How can I find where my httpd.conf file is located?

I am running an Ubuntu Linux server from the Amazon Web Services EC2 (Elastic Compute Cloud) and I can't find my Apache config.

closed as off topic by gpojd, Brad Larson Aug 31 '12 at 21:23

Questions on Stack Overflow are expected to relate to programming within the scope defined by the community. Consider editing the question or leaving comments for improvement if you believe the question can be reworded to fit within the scope. Read more about reopening questions here. If this question can be reworded to fit the rules in the help center, please edit the question.

  • 2
    Which OS are you using? How did you install Apache? Which version of Apache are you running? These are all things that you should include when this gets moved the correct place (probably SeverFault). – gpojd Aug 30 '12 at 17:11
  • 62
    Shouldn't this be migrated to superuser.com instead of closing? – trejder Jun 17 '13 at 13:26
  • 32
    Here's a quick way: find / -name httpd.conf – prograhammer Jun 25 '14 at 23:57
  • 15
    For red hat, usually: /etc/httpd/conf/httpd.conf access.redhat.com/documentation/en-US/Red_Hat_Enterprise_Linux/… – danwild Apr 20 '15 at 5:43
  • 2
    Here's another quick way: locate httpd.conf – Sudip Bhandari Feb 23 '17 at 16:42

Get the path of running Apache

$ ps -ef | grep apache
apache   12846 14590  0 Oct20 ?        00:00:00 /usr/sbin/apache2

Append -V argument to the path

$ /usr/sbin/apache2 -V | grep SERVER_CONFIG_FILE
-D SERVER_CONFIG_FILE="/etc/apache2/apache2.conf"


  • 191
    In some OS's you will get the relative path of conf file : -D SERVER_CONFIG_FILE="apache2.conf" You can run "/usr/sbin/apache2 -V | grep HTTPD_ROOT" to find the root. Output: "-D HTTPD_ROOT="/etc/apache2/apache2.conf" The absolute path will be then : "/etc/apache2/apache2.conf" – Mayank Jaiswal Oct 27 '13 at 14:56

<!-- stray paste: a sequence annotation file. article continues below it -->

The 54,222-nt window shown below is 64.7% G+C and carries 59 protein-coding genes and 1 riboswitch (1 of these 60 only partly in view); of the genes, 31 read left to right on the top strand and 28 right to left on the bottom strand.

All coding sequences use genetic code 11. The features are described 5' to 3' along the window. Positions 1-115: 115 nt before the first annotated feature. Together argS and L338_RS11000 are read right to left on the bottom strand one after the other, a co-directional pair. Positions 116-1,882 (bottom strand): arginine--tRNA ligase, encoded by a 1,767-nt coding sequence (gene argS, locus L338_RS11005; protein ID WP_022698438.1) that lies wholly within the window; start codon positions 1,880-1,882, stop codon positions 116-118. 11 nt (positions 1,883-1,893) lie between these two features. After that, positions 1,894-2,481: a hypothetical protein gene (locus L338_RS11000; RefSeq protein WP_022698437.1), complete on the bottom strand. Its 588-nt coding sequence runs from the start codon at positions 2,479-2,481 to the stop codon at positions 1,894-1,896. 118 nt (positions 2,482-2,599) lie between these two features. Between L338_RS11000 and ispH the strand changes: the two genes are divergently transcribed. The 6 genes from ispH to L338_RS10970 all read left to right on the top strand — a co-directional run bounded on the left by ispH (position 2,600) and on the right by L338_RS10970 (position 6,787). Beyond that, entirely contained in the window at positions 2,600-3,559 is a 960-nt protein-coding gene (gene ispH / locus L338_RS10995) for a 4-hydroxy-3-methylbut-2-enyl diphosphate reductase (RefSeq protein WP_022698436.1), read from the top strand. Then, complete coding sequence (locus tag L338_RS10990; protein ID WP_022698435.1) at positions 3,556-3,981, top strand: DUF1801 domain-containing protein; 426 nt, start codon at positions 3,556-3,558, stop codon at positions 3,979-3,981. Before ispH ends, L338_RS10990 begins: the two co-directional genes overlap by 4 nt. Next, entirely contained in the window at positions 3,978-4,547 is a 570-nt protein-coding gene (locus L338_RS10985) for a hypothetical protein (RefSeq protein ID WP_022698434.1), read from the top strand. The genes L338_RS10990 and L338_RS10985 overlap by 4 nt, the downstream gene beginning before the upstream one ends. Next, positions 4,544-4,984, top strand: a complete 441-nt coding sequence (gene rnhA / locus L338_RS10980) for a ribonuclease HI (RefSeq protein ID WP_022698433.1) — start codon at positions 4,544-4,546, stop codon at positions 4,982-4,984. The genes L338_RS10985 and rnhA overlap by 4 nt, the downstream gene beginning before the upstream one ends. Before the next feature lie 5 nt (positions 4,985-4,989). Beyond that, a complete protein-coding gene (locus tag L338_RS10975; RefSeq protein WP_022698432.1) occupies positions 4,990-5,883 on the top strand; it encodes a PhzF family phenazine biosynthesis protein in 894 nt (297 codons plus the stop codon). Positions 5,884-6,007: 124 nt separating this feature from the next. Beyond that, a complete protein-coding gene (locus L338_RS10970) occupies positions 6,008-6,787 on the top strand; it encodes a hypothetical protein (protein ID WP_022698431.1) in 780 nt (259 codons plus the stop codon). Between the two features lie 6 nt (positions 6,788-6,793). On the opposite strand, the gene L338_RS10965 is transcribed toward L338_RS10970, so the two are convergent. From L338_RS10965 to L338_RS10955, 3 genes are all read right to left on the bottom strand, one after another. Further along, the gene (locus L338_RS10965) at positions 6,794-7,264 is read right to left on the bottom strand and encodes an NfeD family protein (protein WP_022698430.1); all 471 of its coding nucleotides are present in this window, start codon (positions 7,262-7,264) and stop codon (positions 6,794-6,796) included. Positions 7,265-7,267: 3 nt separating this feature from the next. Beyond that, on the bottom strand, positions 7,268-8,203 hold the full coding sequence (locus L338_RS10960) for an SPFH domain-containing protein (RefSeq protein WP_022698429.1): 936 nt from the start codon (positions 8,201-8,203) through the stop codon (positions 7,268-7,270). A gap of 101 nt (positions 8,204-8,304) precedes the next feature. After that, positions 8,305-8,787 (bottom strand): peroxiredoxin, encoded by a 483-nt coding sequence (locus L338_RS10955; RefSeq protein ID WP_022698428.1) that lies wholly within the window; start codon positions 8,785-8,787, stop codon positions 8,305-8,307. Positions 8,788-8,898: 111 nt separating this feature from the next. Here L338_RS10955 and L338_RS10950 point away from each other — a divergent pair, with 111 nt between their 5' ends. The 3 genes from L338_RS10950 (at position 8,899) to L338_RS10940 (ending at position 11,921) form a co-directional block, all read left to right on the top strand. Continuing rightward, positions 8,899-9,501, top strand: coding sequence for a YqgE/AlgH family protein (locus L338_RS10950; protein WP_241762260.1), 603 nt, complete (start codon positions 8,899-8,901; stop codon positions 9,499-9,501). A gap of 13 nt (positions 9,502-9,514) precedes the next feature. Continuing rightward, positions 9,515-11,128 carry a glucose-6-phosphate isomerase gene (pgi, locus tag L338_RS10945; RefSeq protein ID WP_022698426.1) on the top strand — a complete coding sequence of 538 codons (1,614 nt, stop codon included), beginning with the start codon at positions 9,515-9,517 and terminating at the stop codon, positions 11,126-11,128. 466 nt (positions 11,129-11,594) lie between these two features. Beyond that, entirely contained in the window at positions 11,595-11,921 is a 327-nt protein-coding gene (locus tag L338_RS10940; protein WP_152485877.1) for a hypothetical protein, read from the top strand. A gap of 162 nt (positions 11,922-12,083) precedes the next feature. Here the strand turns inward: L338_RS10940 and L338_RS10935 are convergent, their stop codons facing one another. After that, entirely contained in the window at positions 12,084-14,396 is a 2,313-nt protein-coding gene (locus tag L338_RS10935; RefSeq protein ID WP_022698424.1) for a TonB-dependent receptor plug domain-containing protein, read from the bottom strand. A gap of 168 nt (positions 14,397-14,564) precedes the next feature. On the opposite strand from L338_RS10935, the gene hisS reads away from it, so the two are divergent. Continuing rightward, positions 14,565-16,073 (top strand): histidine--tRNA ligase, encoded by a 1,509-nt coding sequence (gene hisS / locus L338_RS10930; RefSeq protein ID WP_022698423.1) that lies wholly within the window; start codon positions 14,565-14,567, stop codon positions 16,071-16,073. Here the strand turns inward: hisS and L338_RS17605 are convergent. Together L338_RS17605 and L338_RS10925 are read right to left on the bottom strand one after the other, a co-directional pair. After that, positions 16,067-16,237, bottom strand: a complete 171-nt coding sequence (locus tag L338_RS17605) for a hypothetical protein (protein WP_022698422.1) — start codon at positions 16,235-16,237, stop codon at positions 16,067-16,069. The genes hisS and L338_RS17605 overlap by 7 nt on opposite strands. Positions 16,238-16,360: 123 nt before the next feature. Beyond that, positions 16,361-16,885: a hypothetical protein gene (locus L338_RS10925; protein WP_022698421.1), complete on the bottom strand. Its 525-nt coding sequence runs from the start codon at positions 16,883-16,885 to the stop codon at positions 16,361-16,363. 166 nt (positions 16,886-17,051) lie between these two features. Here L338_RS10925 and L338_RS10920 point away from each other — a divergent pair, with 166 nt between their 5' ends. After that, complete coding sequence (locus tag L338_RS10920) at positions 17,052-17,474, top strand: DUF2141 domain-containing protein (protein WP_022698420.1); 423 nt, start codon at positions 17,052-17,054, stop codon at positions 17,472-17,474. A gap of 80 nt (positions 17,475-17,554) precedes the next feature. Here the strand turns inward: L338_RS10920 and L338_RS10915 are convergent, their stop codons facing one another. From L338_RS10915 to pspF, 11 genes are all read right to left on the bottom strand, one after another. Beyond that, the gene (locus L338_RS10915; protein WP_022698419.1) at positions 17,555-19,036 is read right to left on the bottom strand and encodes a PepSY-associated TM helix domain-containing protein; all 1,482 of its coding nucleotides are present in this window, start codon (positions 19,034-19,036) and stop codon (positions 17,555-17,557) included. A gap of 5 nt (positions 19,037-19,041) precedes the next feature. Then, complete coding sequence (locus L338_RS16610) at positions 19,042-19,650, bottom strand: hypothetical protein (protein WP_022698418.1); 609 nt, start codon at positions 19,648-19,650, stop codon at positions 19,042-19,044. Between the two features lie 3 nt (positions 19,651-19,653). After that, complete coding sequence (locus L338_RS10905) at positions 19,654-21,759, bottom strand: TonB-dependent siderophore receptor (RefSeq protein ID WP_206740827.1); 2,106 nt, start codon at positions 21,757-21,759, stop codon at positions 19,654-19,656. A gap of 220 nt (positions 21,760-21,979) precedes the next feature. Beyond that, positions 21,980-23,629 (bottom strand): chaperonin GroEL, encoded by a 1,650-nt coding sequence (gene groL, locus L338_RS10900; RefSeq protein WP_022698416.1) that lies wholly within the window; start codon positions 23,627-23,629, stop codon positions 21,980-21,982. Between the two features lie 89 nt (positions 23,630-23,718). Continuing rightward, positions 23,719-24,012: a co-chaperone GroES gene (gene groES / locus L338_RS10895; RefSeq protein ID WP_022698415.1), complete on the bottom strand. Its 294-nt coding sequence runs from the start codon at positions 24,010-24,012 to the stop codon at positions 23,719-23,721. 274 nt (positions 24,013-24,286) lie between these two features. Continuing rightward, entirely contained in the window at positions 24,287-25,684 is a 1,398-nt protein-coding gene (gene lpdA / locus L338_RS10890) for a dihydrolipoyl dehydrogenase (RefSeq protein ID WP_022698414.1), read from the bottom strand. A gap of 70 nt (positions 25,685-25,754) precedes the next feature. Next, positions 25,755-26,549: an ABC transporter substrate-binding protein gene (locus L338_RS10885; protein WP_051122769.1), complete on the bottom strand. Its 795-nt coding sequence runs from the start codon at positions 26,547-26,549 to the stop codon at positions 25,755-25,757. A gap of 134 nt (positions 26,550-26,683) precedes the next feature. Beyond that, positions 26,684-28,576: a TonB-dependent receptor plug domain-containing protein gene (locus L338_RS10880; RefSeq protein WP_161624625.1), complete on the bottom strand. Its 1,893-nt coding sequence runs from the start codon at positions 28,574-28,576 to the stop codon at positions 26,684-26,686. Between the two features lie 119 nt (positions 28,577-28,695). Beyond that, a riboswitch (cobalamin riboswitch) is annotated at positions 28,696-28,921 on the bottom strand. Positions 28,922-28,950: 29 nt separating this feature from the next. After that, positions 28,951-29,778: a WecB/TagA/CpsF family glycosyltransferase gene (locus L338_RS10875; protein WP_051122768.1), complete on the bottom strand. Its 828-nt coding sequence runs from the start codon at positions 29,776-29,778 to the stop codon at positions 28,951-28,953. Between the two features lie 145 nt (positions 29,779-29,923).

• 6
    Doesn't work on my shared host since ps only shows tasks running as me. I had to just try running "httpd -V" and "apache2ctl -V" as Rich Bower suggests. – John Pankowicz Jan 17 '16 at 22:22
  • 5
    I'm on ubuntu 14.04 with Apache2 and sudo /usr/sbin/apache2 -V | grep SERVER_CONFIG_FILE gives me some warning errors Invalid Mutex directory so the right command I used is sudo apachectl -V | grep SERVER_CONFIG_FILE – NineCattoRules Feb 27 '16 at 23:23
  • 4
    Didn't work for me on Ubuntu 16.04. It just returns the PID of grep. – posfan12 Sep 2 '16 at 17:14

See http://wiki.apache.org/httpd/DistrosDefaultLayout for discussion of where you might find Apache httpd configuration files on various platforms, since this can vary from release to release and platform to platform. The most common answer, however, is either /etc/apache/conf or /etc/httpd/conf

Generically, you can determine the answer by running the command:

httpd -V

(That's a capital V). Or, on systems where httpd is renamed, perhaps apache2ctl -V

This will return various details about how httpd is built and configured, including the default location of the main configuration file.

One of the lines of output should look like:

-D SERVER_CONFIG_FILE="conf/httpd.conf"

which, combined with the line:

-D HTTPD_ROOT="/etc/httpd"

will give you a full path to the default location of the configuration file

  • 14
    For me, what worked is the apache2ctl -V command and looking for the path in what is listed after. – jamescampbell Oct 28 '15 at 18:40
  • Worked for me. Thanks! – Chuck Le Butt Dec 15 '15 at 12:23
  • 1
    yep, apache2ctl is not renamed version of httpd, it's different names of same aplication on Debian- and RedHat-based OS respectively – vladkras Mar 19 '16 at 11:21
  • apache2ctl -V worked for me on Ubuntu 16.04. Nothing else did. – Jim Maguire Feb 23 '17 at 21:59
  • 5
    I get the command httpd was not found. – Black Mar 7 '17 at 10:35

Not the answer you're looking for? Browse other questions tagged or ask your own question.